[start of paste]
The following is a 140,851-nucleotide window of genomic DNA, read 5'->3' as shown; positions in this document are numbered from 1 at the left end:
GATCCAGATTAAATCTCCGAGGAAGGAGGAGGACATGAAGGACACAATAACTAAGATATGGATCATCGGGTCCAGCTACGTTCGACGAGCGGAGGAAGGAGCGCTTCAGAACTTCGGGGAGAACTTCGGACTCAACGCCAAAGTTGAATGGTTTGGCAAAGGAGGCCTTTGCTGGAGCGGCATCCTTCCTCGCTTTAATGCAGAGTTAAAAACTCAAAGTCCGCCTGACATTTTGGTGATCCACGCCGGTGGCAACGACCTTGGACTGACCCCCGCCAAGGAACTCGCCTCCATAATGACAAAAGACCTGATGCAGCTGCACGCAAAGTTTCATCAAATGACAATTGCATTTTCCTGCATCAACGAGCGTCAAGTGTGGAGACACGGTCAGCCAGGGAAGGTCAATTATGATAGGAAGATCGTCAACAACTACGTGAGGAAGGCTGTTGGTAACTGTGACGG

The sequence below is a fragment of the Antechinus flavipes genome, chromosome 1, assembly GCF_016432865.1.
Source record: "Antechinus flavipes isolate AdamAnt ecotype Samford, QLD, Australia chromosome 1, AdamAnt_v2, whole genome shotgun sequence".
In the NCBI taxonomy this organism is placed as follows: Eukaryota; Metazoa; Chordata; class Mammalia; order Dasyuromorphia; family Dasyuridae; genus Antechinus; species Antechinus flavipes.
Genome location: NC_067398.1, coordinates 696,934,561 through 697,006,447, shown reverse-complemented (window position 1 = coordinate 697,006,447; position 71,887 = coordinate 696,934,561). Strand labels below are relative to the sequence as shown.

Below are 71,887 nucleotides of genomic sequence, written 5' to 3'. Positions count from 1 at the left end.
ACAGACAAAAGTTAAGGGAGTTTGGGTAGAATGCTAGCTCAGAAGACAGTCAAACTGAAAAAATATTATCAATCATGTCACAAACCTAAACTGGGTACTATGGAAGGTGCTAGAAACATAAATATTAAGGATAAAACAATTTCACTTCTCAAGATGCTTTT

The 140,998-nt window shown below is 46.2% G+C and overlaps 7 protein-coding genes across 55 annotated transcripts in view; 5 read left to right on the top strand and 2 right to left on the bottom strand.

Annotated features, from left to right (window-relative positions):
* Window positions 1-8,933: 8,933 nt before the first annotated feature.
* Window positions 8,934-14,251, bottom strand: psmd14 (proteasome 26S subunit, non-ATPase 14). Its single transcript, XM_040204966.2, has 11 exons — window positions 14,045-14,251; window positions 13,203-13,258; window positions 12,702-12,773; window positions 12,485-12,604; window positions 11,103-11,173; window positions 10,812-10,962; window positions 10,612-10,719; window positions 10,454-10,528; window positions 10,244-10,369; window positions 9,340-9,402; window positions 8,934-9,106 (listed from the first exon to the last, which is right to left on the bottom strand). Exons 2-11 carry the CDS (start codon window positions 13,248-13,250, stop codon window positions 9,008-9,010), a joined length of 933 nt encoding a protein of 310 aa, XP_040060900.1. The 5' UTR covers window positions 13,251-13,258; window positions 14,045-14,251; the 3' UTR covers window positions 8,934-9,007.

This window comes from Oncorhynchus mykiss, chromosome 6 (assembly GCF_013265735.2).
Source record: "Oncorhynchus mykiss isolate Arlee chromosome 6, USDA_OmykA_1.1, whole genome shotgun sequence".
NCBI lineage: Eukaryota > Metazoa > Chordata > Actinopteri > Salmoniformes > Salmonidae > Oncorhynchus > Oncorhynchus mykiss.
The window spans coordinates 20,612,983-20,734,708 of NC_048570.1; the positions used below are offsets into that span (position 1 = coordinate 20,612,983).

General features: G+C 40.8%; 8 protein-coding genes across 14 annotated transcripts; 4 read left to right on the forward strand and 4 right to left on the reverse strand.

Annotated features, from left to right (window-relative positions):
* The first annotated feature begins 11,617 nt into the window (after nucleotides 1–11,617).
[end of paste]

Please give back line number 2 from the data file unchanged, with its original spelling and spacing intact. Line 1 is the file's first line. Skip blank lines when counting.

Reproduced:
GATCCAGATTAAATCTCCGAGGAAGGAGGAGGACATGAAGGACACAATAACTAAGATATGGATCATCGGGTCCAGCTACGTTCGACGAGCGGAGGAAGGAGCGCTTCAGAACTTCGGGGAGAACTTCGGACTCAACGCCAAAGTTGAATGGTTTGGCAAAGGAGGCCTTTGCTGGAGCGGCATCCTTCCTCGCTTTAATGCAGAGTTAAAAACTCAAAGTCCGCCTGACATTTTGGTGATCCACGCCGGTGGCAACGACCTTGGACTGACCCCCGCCAAGGAACTCGCCTCCATAATGACAAAAGACCTGATGCAGCTGCACGCAAAGTTTCATCAAATGACAATTGCATTTTCCTGCATCAACGAGCGTCAAGTGTGGAGACACGGTCAGCCAGGGAAGGTCAATTATGATAGGAAGATCGTCAACAACTACGTGAGGAAGGCTGTTGGTAACTGTGACGG